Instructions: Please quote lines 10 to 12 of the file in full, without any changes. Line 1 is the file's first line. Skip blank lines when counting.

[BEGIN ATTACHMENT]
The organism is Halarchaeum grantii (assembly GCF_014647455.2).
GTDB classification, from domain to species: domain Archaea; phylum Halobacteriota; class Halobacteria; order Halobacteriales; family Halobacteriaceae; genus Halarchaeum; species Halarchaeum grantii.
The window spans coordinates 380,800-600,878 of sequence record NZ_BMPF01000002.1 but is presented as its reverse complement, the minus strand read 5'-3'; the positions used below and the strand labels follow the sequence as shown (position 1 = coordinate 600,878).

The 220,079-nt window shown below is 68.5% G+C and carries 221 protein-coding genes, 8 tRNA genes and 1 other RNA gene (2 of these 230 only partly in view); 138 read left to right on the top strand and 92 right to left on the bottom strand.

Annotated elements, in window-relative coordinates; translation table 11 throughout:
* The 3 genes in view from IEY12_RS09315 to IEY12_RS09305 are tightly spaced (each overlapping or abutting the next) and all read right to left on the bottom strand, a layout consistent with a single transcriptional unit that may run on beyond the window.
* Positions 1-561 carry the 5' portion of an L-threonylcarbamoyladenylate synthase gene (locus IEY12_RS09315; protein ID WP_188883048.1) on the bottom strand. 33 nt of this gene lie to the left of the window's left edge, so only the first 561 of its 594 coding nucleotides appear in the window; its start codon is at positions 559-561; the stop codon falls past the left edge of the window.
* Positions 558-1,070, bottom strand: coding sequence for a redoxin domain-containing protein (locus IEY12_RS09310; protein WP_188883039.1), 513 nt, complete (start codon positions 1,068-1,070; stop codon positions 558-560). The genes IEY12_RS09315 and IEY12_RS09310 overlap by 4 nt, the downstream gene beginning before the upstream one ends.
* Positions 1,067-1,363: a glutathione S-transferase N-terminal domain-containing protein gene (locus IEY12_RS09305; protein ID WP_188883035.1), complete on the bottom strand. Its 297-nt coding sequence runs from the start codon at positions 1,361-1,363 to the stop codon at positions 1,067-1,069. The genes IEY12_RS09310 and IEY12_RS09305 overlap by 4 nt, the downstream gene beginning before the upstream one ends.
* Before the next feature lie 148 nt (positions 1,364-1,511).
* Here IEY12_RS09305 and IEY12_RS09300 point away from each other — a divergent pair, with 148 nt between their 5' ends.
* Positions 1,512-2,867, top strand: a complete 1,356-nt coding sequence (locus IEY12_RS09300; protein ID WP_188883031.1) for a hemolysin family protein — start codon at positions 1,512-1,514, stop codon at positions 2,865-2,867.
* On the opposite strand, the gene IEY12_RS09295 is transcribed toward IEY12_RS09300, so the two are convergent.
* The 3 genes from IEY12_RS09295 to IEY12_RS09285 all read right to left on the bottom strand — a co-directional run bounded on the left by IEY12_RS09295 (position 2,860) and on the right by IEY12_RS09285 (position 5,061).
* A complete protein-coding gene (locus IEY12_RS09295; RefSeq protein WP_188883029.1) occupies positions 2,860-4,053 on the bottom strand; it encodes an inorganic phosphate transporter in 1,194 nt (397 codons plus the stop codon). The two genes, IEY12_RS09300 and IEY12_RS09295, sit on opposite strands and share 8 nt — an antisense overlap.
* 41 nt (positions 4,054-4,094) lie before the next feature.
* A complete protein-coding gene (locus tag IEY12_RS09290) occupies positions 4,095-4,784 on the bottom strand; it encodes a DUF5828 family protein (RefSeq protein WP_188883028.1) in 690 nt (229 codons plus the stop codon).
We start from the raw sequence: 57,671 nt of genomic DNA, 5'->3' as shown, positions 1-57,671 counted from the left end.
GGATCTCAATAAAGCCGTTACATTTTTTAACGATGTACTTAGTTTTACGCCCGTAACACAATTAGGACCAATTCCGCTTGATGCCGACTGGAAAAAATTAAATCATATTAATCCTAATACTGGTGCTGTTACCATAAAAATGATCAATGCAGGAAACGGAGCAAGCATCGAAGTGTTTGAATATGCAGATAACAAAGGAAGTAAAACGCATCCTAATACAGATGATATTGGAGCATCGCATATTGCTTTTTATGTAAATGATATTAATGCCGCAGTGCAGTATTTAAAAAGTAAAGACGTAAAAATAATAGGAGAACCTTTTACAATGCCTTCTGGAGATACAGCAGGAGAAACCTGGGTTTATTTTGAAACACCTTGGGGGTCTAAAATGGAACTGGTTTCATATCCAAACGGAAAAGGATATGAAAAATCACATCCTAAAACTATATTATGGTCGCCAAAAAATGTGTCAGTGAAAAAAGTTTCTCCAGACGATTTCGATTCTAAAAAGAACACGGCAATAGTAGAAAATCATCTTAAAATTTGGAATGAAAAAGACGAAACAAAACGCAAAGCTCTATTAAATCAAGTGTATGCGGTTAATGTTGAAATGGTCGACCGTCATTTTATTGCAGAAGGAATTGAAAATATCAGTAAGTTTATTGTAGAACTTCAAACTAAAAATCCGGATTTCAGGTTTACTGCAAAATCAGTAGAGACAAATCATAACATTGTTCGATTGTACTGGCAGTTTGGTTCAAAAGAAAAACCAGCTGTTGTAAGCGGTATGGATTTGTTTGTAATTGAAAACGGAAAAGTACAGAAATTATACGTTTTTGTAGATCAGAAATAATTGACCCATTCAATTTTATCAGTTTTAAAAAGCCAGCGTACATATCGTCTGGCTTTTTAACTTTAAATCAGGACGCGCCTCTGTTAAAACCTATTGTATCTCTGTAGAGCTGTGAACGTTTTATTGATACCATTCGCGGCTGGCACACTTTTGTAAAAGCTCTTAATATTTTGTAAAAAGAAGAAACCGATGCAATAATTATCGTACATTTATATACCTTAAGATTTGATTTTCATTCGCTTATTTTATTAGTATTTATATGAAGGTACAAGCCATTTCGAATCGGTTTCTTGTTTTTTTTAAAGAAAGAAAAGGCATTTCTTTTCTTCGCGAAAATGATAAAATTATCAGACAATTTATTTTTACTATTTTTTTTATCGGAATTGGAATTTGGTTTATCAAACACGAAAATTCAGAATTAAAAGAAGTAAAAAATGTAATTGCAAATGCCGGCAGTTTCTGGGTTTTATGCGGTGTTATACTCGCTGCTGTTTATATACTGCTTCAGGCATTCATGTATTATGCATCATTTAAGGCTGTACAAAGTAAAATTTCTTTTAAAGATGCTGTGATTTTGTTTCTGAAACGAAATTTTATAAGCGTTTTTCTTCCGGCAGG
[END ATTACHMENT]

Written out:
* Before the next feature lie 148 nt (positions 1,364-1,511).
* Here IEY12_RS09305 and IEY12_RS09300 point away from each other — a divergent pair, with 148 nt between their 5' ends.
* Positions 1,512-2,867, top strand: a complete 1,356-nt coding sequence (locus IEY12_RS09300; protein ID WP_188883031.1) for a hemolysin family protein — start codon at positions 1,512-1,514, stop codon at positions 2,865-2,867.